education, advocacy and research for Lyme disease
Do You Have Lyme Disease?

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Your tax deductible donation makes it possible for to advocate for change, raise awareness and fund research that can improve patients’ lives.

How We Make a Difference in the Struggle of Lyme Patients

We work to make the patient voice stronger, to support patient-centered research, to create legislative change, and to create a future where Lyme patients can receive the treatments they need to get well.

  1. Empowering Patients through Research Advocacy

    LDo funds research that matters to patients. Our research committee includes scientists, physicians and patients working together to determine and fund patient centered research. LDo has funded research at Stanford, the University of Connecticut at New Haven, Stony Brook, and Johns Hopkins.

    Over 10 years ago, we started collecting and publishing patient data through surveys of thousands of patients. Today, our big data project, MyLymeData, is the largest study of Lyme disease ever conducted–with over 12,000 people enrolled so far – our goal is to reach 15,000. In the comfort of their homes, patients input their experiences with diagnosis, symptoms, and treatment to help researchers gain a better understanding of the disease.

    The National Science Foundation has granted $800,000 to academic researchers at UCLA and Claremont McKenna to explore big data techniques using data from the MyLymeData registry. In addition, MyLymeData is now collaborating on a tissue-collection project with the leading source for research tissues in the nation, the National Disease Research Interchange and the Bay Area Lyme Foundation. These are essential steps in building a collaborative research engine designed to realize the promise of big data and accelerate research in Lyme disease.

    The ultimate goal of MyLymeData is to improve healthcare for all people with Lyme disease.

  2. Keeping the Lyme Community Informed is the most trusted source of information, news, and healthcare policy analysis related to tick-borne diseases. We are the largest communications network concerning Lyme disease. Through our website, blogs, Twitter, weekly newsletter and Facebook we provide essential information for patients, families, researchers, and doctors. Members of enjoy exclusive access to online issues of The Lyme Times, one of the most respected publications in the industry covering Lyme and other tick-borne diseases.

    Members also have access to a a comprehensive database of resources covering insurance and disability, treatment guidelines, healthcare policy, and links to helpful organizations, support groups and publications as well as exclusive access to a select group of educational videos featuring physicians who specialize in Lyme and associated tick-borne diseases.

    Additionally, we maintain a national network of online state-based advocacy groups to fuel state and nationwide efforts to help Lyme patients obtain access to the care they need.

  1. Changing Healthcare Policy through Grassroots Advocacy stands for the “patient’s voice” in legislation, research, and science-based advocacy. We have been able to rally the patient network on the turn of a dime when time is critical, for example, by inspiring 14,000 patients to contact their legislature to pass the 21st Century Cures Act and another 10,000 to ensure that the US Department of Health and Human Resources Tick Borne Disease Working Group did not include Dr. Gary Wormser, who had significant industry conflicts of interests.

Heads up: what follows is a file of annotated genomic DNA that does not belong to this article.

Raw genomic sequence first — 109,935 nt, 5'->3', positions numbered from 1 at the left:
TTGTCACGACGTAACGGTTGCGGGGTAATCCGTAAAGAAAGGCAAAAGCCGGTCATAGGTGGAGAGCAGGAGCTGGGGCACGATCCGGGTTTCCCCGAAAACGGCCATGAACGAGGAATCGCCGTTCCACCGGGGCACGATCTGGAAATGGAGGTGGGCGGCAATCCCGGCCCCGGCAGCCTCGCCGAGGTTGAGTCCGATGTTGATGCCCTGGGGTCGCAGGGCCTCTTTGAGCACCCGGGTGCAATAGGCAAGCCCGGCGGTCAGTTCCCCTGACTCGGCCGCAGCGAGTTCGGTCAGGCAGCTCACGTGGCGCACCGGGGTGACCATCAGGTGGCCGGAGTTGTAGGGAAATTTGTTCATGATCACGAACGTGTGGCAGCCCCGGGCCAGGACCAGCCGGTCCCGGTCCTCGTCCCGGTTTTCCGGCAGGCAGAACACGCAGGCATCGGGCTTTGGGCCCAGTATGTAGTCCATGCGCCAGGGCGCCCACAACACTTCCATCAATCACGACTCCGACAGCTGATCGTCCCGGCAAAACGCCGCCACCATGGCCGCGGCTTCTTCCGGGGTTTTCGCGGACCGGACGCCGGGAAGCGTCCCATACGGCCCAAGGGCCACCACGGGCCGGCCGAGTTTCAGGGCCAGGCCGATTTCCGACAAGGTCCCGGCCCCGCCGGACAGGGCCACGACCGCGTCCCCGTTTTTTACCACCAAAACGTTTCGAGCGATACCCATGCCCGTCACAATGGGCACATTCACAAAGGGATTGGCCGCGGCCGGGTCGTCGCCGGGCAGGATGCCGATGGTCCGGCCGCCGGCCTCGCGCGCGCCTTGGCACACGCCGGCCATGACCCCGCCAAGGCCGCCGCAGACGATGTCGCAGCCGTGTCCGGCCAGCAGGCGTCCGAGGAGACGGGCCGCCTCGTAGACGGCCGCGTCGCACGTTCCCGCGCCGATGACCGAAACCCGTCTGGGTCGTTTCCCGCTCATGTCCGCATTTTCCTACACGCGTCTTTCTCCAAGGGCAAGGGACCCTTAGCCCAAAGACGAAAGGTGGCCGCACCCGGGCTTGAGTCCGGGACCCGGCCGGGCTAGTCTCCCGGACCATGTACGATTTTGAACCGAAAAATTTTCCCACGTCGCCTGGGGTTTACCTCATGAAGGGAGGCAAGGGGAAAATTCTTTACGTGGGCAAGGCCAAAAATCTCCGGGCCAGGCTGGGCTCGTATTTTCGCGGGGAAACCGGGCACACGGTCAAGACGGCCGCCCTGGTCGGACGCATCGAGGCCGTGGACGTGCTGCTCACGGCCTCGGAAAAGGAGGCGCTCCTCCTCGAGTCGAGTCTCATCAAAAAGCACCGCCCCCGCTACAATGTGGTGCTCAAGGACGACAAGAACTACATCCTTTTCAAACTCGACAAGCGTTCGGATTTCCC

This year we have made extraordinary contributions to healthcare policy through our efforts with the Health and Human Services Tick-Borne Disease Working Group. board members serve on subcommittees of the Tick-Borne Disease Working Group, which was established by Congress as part of the 21st Century Cures Act. The goal being to bring together a wide variety of viewpoints and subject matter experts to figure out the best federal response to Lyme and other tick-borne diseases. Recommendations for congressional action will be submitted to Congress in 2018, 2020, and 2022.

    We also worked with the Society to Improve Diagnosis in Medicine, which brings together hundreds of thousands of physicians, patients, researchers, and government healthcare agency members to avoid delays in diagnosis. We presented at their annual conference about the problem of misdiagnosis in Lyme disease. Progress in Lyme disease requires this type of engagement in government-funded organizations, which can help drive healthcare policy change in Lyme disease.

  2. Finding creative tools to help patients

    Our goal is to provide the latest information and tools to help patients with Lyme disease.

    Our Symptom Checklist asks patients about exposure and symptoms to help determine their risk of having Lyme disease. It can be easily printed out to share with healthcare providers to inform diagnosis. Over 2.3 million people have viewed our Symptom Checklist with over 240,000 people using this tool to assist them in obtaining early diagnosis. Our published surveys of over 4,000 people show that most patients go two years or more before they are properly diagnosed.

    We also provide an online physician referral program that quickly and easily helps people suffering from Lyme disease locate a health care provider in their area who is well-versed in tick-borne disease. This referral program has helped more than 14,000 people since we began this program in October 2017.

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